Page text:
I don't make any secret about my love affair with print competition. This will be my sixth foray into the Professional Photographers of America (PPA) International Photographic Competition (IPC). My first entry was on a whim, with a new baby and about zero idea of how print competition really worked, I submitted four images (the maximum per case) that I just kind of liked. Of those four, three scored abysmally low while one made it into the prestigious loan collection. The next year, pleased by my success (and ignoring the not-so-successes), I entered again and did much better, with two scoring high enough to be accepted into the general collection and one into the loan collection (think of the general collection as the silver standard and the loan collection as the gold standard). Since then, I've tried to earn a medal every year - a medal is given when you get all four of your images into either the general or loan collections. This year I received a bronze medal with four portraits, including two newborn images, a children's portrait, and a maternity image. I was thrilled with all of the images and pleased with the feedback I received. All these wonderful people were such a joy to photograph and I'm so excited to share my 2018 bronze medal competition case with you today.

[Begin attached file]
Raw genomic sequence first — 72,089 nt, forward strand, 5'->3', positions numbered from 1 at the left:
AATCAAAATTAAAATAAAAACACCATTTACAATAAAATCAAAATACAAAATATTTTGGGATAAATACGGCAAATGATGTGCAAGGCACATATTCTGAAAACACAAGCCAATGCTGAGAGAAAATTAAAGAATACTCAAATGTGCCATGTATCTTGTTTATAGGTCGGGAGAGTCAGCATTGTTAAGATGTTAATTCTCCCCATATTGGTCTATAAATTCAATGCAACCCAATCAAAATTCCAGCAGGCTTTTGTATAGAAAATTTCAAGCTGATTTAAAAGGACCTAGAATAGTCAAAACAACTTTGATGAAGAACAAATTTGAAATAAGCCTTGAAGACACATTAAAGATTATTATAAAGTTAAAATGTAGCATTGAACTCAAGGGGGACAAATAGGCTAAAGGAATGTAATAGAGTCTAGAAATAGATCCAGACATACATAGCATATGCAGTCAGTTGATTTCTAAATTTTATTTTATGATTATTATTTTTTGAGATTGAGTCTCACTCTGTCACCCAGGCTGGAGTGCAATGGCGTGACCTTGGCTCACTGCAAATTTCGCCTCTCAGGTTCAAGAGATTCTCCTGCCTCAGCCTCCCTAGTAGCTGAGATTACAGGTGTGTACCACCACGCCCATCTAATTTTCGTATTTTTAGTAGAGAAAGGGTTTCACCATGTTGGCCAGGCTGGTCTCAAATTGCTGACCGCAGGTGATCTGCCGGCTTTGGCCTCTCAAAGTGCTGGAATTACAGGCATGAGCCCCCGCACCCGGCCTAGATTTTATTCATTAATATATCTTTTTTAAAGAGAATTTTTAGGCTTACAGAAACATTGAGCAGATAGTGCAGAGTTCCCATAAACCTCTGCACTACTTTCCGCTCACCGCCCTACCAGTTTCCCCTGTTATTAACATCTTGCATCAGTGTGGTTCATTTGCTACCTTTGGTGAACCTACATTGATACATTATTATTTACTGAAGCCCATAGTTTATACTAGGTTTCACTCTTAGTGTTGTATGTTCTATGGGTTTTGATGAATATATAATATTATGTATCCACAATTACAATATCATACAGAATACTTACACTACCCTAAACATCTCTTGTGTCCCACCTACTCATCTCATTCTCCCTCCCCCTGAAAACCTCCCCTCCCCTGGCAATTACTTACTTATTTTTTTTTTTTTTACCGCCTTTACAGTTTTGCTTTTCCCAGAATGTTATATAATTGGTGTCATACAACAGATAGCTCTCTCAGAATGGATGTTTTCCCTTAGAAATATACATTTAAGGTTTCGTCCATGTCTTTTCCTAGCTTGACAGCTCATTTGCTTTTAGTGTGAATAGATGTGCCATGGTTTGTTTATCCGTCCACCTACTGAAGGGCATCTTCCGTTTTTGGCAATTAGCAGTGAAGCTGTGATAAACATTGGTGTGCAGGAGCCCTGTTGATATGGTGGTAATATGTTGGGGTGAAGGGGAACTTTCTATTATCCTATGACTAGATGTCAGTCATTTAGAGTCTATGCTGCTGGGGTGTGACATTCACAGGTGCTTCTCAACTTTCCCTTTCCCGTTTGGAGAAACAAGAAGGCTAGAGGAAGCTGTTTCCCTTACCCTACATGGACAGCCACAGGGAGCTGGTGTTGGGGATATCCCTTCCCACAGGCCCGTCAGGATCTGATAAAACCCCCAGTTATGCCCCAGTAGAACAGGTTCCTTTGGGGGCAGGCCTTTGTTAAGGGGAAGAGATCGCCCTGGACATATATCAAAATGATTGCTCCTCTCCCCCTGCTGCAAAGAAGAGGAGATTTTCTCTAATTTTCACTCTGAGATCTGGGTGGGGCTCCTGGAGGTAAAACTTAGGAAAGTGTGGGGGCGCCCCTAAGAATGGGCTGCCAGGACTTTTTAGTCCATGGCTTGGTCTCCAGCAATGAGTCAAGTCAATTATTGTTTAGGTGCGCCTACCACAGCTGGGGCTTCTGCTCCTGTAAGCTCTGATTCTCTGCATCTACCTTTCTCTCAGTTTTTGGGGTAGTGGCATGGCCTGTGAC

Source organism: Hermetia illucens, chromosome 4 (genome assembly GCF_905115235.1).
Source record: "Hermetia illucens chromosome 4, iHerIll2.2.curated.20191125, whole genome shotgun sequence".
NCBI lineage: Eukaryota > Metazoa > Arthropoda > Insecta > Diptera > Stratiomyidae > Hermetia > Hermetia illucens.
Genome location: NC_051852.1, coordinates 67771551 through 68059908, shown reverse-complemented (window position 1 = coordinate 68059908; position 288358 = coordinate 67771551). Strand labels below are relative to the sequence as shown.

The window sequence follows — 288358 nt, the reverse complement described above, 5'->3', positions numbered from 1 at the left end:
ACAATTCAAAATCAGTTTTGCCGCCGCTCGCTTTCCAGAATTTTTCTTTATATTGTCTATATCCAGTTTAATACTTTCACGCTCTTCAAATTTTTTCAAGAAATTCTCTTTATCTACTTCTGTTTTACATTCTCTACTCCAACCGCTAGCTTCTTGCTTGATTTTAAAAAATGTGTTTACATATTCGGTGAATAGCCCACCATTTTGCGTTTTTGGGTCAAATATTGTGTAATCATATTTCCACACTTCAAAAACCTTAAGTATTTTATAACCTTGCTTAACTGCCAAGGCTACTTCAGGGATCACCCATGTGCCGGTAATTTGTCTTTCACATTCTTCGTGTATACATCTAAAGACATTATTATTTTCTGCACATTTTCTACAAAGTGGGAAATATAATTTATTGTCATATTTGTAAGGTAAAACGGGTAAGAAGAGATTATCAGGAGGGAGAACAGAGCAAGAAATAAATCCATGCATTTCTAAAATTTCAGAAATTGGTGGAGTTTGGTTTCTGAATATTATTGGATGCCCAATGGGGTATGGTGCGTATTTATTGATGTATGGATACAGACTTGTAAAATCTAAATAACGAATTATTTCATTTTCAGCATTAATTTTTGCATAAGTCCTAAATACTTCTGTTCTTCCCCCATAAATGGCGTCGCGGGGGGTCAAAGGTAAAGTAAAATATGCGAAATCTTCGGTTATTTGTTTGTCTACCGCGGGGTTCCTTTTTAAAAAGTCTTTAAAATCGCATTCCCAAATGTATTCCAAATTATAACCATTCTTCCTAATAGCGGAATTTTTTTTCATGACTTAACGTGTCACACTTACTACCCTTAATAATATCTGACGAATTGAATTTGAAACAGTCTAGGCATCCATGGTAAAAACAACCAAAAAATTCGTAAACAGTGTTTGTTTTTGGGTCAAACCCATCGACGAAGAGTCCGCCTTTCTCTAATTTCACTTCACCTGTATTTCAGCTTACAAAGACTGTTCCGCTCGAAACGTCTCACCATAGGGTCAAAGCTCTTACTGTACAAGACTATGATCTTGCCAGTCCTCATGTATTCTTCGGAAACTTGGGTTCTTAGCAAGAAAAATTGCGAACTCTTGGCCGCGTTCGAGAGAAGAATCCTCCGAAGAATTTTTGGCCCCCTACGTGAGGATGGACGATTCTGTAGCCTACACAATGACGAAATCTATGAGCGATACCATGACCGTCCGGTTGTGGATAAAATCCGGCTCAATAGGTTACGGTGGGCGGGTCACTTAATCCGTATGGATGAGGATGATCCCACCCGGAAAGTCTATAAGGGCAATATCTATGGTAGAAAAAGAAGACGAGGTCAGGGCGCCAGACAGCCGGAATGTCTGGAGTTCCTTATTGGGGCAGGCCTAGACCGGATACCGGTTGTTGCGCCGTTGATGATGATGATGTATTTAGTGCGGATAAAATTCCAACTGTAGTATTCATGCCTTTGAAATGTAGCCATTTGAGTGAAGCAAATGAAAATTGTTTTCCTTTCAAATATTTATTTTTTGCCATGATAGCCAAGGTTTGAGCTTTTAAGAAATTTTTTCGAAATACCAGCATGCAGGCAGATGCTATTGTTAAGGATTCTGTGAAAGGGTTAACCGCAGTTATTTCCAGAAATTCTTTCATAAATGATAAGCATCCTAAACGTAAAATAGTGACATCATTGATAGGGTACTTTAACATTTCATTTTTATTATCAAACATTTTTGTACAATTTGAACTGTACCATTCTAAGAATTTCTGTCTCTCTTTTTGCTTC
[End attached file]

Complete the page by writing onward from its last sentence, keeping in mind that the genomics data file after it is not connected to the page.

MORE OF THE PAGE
But why? Why go to the trouble of submitting anything to print competition? Well, I felt it was important to start competing for several reasons. Primarily, I found that competition was the best way for me to receive truly constructive feedback on my images. Print judges are trained to give feedback that can rip apart an image but encourage you at the same time. Secondly, I had made the decision to pursue my PPA Master of Photography, which requires a certain number of ‘merits’ (scores of 80 or above) along with teaching and learning. I received my Master of Photography designation in 2016. Finally, print competition allows me to get creative. I submit a mix of client and personal work to print competition, and I can submit my nature photographs that may otherwise never get seen or a fun portrait idea. I’m already starting to get creative for next year’s competition. That, in turn, keeps my work fresh and exciting for my clients. So really, why wouldn’t I submit to print competition?
Here’s to a great end to the Competition season and some new and exciting work coming up for 2019. I can’t wait to see what the year brings.
You can see these and other images that have merited in print competition, both in the Professional Photographers of North Carolina (PPNC) competitions and IPC, here.